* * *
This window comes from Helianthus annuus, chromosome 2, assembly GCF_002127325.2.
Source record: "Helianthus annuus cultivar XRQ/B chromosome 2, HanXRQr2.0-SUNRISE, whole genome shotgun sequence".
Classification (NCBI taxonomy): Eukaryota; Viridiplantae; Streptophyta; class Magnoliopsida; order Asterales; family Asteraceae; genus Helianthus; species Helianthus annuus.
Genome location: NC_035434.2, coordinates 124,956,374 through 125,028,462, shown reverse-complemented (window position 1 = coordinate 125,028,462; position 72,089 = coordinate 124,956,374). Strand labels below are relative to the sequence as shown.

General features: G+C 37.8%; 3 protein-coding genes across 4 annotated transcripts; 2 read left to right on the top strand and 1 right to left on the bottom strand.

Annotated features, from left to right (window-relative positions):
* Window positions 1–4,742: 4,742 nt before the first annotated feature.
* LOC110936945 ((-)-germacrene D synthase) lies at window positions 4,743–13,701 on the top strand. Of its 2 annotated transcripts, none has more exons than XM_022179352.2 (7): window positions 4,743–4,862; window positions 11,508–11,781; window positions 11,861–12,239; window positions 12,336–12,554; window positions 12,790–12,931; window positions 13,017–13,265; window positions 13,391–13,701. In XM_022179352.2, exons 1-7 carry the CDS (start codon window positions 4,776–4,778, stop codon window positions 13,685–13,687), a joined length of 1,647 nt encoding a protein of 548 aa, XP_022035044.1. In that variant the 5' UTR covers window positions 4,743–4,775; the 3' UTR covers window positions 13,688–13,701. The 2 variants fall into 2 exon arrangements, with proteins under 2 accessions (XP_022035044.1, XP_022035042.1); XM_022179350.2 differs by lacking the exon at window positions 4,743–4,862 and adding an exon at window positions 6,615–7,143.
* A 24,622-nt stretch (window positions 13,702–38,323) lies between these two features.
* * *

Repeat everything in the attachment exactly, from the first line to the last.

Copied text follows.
This window comes from Helianthus annuus, chromosome 2, assembly GCF_002127325.2.
Source record: "Helianthus annuus cultivar XRQ/B chromosome 2, HanXRQr2.0-SUNRISE, whole genome shotgun sequence".
Classification (NCBI taxonomy): Eukaryota; Viridiplantae; Streptophyta; class Magnoliopsida; order Asterales; family Asteraceae; genus Helianthus; species Helianthus annuus.
Genome location: NC_035434.2, coordinates 124,956,374 through 125,028,462, shown reverse-complemented (window position 1 = coordinate 125,028,462; position 72,089 = coordinate 124,956,374). Strand labels below are relative to the sequence as shown.

General features: G+C 37.8%; 3 protein-coding genes across 4 annotated transcripts; 2 read left to right on the top strand and 1 right to left on the bottom strand.

Annotated features, from left to right (window-relative positions):
* Window positions 1–4,742: 4,742 nt before the first annotated feature.
* LOC110936945 ((-)-germacrene D synthase) lies at window positions 4,743–13,701 on the top strand. Of its 2 annotated transcripts, none has more exons than XM_022179352.2 (7): window positions 4,743–4,862; window positions 11,508–11,781; window positions 11,861–12,239; window positions 12,336–12,554; window positions 12,790–12,931; window positions 13,017–13,265; window positions 13,391–13,701. In XM_022179352.2, exons 1-7 carry the CDS (start codon window positions 4,776–4,778, stop codon window positions 13,685–13,687), a joined length of 1,647 nt encoding a protein of 548 aa, XP_022035044.1. In that variant the 5' UTR covers window positions 4,743–4,775; the 3' UTR covers window positions 13,688–13,701. The 2 variants fall into 2 exon arrangements, with proteins under 2 accessions (XP_022035044.1, XP_022035042.1); XM_022179350.2 differs by lacking the exon at window positions 4,743–4,862 and adding an exon at window positions 6,615–7,143.
* A 24,622-nt stretch (window positions 13,702–38,323) lies between these two features.